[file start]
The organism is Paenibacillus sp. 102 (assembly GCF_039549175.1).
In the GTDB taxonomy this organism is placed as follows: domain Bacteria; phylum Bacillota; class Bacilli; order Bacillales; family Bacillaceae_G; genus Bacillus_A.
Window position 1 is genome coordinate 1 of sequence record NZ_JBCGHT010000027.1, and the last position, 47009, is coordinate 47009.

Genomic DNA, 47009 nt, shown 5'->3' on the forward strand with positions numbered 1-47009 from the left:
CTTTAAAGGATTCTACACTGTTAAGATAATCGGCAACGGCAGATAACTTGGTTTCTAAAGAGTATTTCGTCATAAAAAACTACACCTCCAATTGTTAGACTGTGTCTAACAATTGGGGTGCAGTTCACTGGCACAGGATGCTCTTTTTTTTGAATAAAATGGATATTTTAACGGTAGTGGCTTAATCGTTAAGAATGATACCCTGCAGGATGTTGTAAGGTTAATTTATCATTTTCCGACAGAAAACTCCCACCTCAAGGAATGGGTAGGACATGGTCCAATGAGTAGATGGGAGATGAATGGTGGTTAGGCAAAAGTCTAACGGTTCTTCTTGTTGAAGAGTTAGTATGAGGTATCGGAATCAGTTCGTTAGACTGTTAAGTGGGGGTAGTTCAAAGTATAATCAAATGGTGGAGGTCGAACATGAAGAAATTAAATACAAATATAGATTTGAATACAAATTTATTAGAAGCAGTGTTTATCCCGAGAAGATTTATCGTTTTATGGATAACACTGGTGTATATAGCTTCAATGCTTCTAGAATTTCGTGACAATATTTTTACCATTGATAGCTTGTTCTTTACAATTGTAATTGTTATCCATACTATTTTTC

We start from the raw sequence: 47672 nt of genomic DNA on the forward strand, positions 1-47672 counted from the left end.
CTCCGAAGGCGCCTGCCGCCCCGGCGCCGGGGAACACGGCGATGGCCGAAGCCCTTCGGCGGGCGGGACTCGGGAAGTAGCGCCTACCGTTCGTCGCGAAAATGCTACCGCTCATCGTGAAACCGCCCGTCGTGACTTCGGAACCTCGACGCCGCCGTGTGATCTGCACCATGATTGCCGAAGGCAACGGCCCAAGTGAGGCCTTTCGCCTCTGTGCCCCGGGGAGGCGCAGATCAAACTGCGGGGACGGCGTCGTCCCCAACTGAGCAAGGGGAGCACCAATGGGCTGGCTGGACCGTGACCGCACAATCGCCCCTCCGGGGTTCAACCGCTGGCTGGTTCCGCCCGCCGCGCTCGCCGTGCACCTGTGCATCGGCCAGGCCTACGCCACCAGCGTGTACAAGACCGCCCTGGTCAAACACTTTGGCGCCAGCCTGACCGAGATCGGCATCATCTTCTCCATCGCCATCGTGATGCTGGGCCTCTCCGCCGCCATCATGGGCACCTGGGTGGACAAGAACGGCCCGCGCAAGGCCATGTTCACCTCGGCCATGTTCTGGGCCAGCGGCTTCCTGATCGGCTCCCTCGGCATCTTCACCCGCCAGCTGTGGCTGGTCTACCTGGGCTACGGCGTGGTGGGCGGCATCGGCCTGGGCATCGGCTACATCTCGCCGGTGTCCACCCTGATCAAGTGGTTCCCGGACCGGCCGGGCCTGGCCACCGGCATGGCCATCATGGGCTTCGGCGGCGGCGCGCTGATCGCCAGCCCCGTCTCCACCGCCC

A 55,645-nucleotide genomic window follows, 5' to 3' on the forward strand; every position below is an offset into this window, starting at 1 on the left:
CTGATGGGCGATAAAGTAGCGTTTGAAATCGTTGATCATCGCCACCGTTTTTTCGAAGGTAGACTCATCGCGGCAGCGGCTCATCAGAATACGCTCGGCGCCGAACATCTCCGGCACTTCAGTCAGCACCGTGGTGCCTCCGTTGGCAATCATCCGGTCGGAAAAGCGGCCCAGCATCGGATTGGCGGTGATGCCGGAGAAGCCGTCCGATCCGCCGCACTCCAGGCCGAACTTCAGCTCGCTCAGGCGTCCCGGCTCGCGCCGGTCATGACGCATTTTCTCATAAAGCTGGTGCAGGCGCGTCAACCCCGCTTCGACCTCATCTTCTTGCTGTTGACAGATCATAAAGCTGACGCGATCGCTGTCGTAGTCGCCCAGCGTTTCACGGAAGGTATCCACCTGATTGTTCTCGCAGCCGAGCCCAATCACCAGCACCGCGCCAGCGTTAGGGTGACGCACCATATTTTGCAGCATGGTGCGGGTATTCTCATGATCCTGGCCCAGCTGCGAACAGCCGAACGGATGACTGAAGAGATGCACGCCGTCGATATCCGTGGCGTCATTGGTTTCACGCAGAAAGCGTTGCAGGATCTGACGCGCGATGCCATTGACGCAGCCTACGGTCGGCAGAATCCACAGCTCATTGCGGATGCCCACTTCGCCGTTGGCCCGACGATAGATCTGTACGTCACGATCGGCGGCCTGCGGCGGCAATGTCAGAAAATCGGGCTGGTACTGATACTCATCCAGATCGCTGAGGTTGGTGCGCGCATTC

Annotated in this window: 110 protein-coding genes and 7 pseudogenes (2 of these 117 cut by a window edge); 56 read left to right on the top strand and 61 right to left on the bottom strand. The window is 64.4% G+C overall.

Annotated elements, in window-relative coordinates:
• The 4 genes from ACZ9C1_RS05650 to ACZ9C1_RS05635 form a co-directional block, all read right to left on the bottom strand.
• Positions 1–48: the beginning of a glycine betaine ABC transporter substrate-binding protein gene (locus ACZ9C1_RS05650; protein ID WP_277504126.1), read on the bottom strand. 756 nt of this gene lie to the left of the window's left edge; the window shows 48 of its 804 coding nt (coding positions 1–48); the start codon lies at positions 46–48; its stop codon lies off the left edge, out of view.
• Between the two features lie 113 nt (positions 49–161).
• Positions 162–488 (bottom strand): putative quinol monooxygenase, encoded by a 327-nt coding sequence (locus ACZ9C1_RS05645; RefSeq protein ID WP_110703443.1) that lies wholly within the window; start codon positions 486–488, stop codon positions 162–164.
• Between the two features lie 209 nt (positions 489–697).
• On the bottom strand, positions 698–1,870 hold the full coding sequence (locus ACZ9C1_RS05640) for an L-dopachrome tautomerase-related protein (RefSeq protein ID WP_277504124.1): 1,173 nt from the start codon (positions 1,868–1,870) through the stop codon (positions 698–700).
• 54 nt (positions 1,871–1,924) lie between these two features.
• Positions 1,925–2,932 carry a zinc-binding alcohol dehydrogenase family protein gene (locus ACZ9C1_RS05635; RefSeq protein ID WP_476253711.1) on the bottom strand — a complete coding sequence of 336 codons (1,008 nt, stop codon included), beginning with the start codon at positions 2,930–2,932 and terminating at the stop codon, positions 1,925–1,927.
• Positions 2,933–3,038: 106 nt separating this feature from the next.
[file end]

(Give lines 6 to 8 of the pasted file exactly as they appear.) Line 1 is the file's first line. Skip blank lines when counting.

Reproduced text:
We start from the raw sequence: 47672 nt of genomic DNA on the forward strand, positions 1-47672 counted from the left end.
CTCCGAAGGCGCCTGCCGCCCCGGCGCCGGGGAACACGGCGATGGCCGAAGCCCTTCGGCGGGCGGGACTCGGGAAGTAGCGCCTACCGTTCGTCGCGAAAATGCTACCGCTCATCGTGAAACCGCCCGTCGTGACTTCGGAACCTCGACGCCGCCGTGTGATCTGCACCATGATTGCCGAAGGCAACGGCCCAAGTGAGGCCTTTCGCCTCTGTGCCCCGGGGAGGCGCAGATCAAACTGCGGGGACGGCGTCGTCCCCAACTGAGCAAGGGGAGCACCAATGGGCTGGCTGGACCGTGACCGCACAATCGCCCCTCCGGGGTTCAACCGCTGGCTGGTTCCGCCCGCCGCGCTCGCCGTGCACCTGTGCATCGGCCAGGCCTACGCCACCAGCGTGTACAAGACCGCCCTGGTCAAACACTTTGGCGCCAGCCTGACCGAGATCGGCATCATCTTCTCCATCGCCATCGTGATGCTGGGCCTCTCCGCCGCCATCATGGGCACCTGGGTGGACAAGAACGGCCCGCGCAAGGCCATGTTCACCTCGGCCATGTTCTGGGCCAGCGGCTTCCTGATCGGCTCCCTCGGCATCTTCACCCGCCAGCTGTGGCTGGTCTACCTGGGCTACGGCGTGGTGGGCGGCATCGGCCTGGGCATCGGCTACATCTCGCCGGTGTCCACCCTGATCAAGTGGTTCCCGGACCGGCCGGGCCTGGCCACCGGCATGGCCATCATGGGCTTCGGCGGCGGCGCGCTGATCGCCAGCCCCGTCTCCACCGCCC

A 55,645-nucleotide genomic window follows, 5' to 3' on the forward strand; every position below is an offset into this window, starting at 1 on the left: